67 Macedonia, FYR 34.11 34.21 -0.1 22.17 22.24
68 Madagascar 42.64 45.32 -2.68 27.72 29.46
69 Malaysia 35.32 35.53 -0.21 22.96 23.09
70 Maldives 23.33 22.48 0.85 15.16 14.61
71 Mali 44.8 43.93 0.87 29.12 28.56
72 Malta 26.8 27.29 -0.49 17.42 17.74
73 Mauritius 22.72 22.72 -0.01 14.77 14.77
74 Mexico 31.36 30.96 0.4 20.38 20.12
75 Moldova 53.73 56.05 -2.32 34.92 36.43
76 Mongolia 21.66 20.17 1.49 14.08 13.11
77 Montenegro 35.31 36.9 -1.58 22.95 23.98
78 Morocco 37.32 36.92 0.41 24.26 24
79 Namibia 29.04 28.92 0.11 18.87 18.8
80 Netherlands 14.69 14.98 -0.3 9.55 9.74
81 New Zealand 13.39 13.39 0 8.7 8.7
82 Nicaragua 49.27 48.92 0.36 32.03 31.8
83 Norway 20.01 19.58 0.43 13 12.72
84 Pakistan 31.43 31.93 -0.51 20.43 20.76
85 Paraguay 40.62 38.78 1.84 26.41 25.21
86 Peru 59.36 58.64 0.72 38.58 38.11
87 Philippines 37.69 36.47 1.22 24.5 23.71
88 Poland 26.97 27.03 -0.06 17.53 17.57
89 Portugal 25.43 25.69 -0.26 16.53 16.7
90 Romania 33.16 32.56 0.61 21.56 21.16
91 Russian Federation 42.78 42.23 0.55 27.81 27.45
92 Senegal 49.33 48.91 0.41 32.06 31.79
93 Serbia 34.23 36.16 -1.93 22.25 23.5
94 Singapore 13.41 13.65 -0.24 8.71 8.87
95 Slovak Republic 22.11 20.87 1.24 14.37 13.57
96 Slovenia 27.55 28.02 -0.48 17.91 18.22
97 South Africa 29.23 29.11 0.13 19 18.92
98 Spain 24.61 25.01 -0.4 16 16.26
99 Sri Lanka 48.72 50.94 -2.22 31.67 33.11
100 Sweden 18.77 18.94 -0.17 12.2 12.31
101 Switzerland 9.09 9.03 0.07 5.91 5.87
102 Tajikistan 51.67 49.8 1.87 33.59 32.37
103 Tanzania 65.96 66.73 -0.76 42.88 43.37
104 Thailand 57.64 56.55 1.09 37.47 36.76
105 Trinidad and Tobago 31.01 30.03 0.98 20.15 19.52
106 Tunisia 39.85 39.69 0.15 25.9 25.8
107 Turkey 37.33 36.15 1.17 24.26 23.5
108 Uganda 43.61 43.16 0.45 28.34 28.05
109 Ukraine 52.23 51.76 0.47 33.95 33.65
110 United Arab Emirates 26.09 25.71 0.38 16.96 16.71
111 United Kingdom 13.78 14.07 -0.3 8.95 9.15
112 United States 9.17 9.35 -0.19 5.96 6.08
113 Uruguay 52.38 51.53 0.86 34.05 33.49
114 Venezuela, RB 33.91 33.13 0.78 22.04 21.53
115 Vietnam 17.17 15.55 1.62 11.16 10.11
116 Yemen, Rep. 29.28 29.42 -0.15 19.03 19.13
117 Zambia 40.04 39.65 0.39 26.03 25.77
  Averages 33.03 32.75 0.28 21.47 21.29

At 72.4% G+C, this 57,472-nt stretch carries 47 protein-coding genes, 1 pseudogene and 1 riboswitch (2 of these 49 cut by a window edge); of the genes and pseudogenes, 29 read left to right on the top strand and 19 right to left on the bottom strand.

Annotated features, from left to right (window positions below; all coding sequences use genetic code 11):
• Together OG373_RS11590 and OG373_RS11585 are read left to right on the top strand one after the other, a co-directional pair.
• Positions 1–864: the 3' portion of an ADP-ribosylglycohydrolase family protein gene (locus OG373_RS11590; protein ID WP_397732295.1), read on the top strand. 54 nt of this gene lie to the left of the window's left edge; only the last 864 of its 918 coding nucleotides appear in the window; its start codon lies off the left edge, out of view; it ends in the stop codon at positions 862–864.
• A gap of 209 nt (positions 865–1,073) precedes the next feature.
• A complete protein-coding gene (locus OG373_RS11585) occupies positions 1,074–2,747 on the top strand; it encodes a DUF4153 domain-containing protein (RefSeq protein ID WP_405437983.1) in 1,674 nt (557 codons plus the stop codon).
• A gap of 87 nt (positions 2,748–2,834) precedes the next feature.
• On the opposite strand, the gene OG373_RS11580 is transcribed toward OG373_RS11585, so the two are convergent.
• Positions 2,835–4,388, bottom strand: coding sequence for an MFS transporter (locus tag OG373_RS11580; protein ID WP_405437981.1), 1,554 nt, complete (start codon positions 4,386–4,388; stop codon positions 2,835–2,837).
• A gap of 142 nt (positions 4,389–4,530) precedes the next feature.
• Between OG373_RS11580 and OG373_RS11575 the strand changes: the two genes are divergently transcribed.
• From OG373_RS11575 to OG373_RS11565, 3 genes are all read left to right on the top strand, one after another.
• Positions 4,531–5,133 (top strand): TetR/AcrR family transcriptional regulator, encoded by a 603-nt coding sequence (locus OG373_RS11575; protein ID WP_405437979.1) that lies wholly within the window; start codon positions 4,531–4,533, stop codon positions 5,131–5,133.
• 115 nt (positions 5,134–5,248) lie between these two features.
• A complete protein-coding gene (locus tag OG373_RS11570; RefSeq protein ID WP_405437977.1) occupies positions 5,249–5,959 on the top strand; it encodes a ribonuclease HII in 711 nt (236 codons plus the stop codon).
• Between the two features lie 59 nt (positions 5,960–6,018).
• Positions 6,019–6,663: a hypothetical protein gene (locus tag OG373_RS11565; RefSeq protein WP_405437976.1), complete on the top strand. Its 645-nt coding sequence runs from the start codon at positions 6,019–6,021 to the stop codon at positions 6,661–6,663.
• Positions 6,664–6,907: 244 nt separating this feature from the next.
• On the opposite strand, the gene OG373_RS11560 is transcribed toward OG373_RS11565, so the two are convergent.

Table 6: Summary table without and with adjustments.

Summary and Conclusion

For the first time, our paper presents estimations of the shadow economy for 157 countries including developing, eastern European, central Asian and high income OECD countries from 1999 to 2013 using the MIMIC estimation method. According to our estimates the average size of the shadow economy (as a percentage of official GDP) of the 157 countries averaged over 1999 to 2013 is 33.77%; for the 117 countries including self-employment data the average is 32.75%. We also find that an increased burden of taxation combined with labor market regulations and institutional quality are driving forces of the shadow economy.

We are aware that these macro sizes of the shadow economy are quite high. Due to this, for the first time, we have tried to “correct” these macro estimates by subtracting legally bought material for shadow economy and do-it-yourself activities, illegal activities and doit- yourself activities; all three are included in the macro estimates by the MIMIC and/or currency demand approach. Our first calculations lead to an average reduction of the macro estimates of the shadow economy by 35% which in our opinion is plausible. Let us repeat, this is a first attempt and a rough calculation, where much more research is needed. The knowledge/insights with respect to the size of the shadow economy of 157 countries lead to the following three conclusions: